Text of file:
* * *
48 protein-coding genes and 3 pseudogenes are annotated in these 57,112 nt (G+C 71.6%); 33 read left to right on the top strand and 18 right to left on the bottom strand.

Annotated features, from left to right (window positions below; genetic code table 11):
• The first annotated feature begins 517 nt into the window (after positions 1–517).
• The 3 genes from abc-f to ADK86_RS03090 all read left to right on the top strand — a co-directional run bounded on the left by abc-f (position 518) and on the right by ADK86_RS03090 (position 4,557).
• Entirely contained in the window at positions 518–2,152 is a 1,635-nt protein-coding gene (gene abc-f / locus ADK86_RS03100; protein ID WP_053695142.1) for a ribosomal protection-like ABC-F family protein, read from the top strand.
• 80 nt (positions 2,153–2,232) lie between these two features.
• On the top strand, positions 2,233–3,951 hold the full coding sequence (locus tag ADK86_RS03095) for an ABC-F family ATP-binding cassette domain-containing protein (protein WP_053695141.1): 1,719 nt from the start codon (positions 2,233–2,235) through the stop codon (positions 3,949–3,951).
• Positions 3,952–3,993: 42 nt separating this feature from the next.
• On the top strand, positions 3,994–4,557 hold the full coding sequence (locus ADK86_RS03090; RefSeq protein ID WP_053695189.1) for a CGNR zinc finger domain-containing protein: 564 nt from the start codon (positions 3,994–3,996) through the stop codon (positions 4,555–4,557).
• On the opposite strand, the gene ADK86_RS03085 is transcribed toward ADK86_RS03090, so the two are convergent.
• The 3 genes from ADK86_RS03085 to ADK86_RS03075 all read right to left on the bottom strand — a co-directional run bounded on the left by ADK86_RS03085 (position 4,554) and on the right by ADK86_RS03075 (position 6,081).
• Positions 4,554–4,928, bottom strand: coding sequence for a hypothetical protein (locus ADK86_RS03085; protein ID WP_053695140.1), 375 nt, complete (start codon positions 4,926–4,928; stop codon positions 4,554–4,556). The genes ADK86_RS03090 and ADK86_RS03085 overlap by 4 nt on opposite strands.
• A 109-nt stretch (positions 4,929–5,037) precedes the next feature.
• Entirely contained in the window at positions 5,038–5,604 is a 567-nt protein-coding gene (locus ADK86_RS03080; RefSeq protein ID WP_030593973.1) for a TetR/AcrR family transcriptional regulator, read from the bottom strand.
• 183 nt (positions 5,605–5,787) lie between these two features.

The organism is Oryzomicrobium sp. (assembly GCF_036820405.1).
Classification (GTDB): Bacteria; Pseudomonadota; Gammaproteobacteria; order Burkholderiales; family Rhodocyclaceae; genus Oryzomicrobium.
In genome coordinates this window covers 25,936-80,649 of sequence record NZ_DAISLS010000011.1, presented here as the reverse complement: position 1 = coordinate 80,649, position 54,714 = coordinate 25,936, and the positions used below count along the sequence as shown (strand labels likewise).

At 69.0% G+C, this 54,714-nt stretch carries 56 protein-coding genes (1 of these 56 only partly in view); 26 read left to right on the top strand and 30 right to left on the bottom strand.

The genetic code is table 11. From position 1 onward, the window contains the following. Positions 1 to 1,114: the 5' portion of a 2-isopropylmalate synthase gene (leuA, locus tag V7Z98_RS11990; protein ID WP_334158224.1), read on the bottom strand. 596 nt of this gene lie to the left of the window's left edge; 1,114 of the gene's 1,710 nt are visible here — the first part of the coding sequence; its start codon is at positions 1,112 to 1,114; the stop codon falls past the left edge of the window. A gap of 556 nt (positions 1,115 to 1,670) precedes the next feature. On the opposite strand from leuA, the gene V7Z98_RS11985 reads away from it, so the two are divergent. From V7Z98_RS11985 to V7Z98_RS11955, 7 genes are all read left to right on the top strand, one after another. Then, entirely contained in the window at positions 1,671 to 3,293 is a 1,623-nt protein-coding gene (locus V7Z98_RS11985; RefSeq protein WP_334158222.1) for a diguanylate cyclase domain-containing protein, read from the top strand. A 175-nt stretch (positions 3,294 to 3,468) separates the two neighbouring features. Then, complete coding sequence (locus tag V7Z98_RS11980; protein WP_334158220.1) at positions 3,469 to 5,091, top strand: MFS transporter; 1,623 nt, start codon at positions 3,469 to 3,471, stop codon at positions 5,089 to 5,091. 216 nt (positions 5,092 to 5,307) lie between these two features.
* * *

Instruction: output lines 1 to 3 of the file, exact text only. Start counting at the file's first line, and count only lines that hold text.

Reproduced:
48 protein-coding genes and 3 pseudogenes are annotated in these 57,112 nt (G+C 71.6%); 33 read left to right on the top strand and 18 right to left on the bottom strand.

Annotated features, from left to right (window positions below; genetic code table 11):
• The first annotated feature begins 517 nt into the window (after positions 1–517).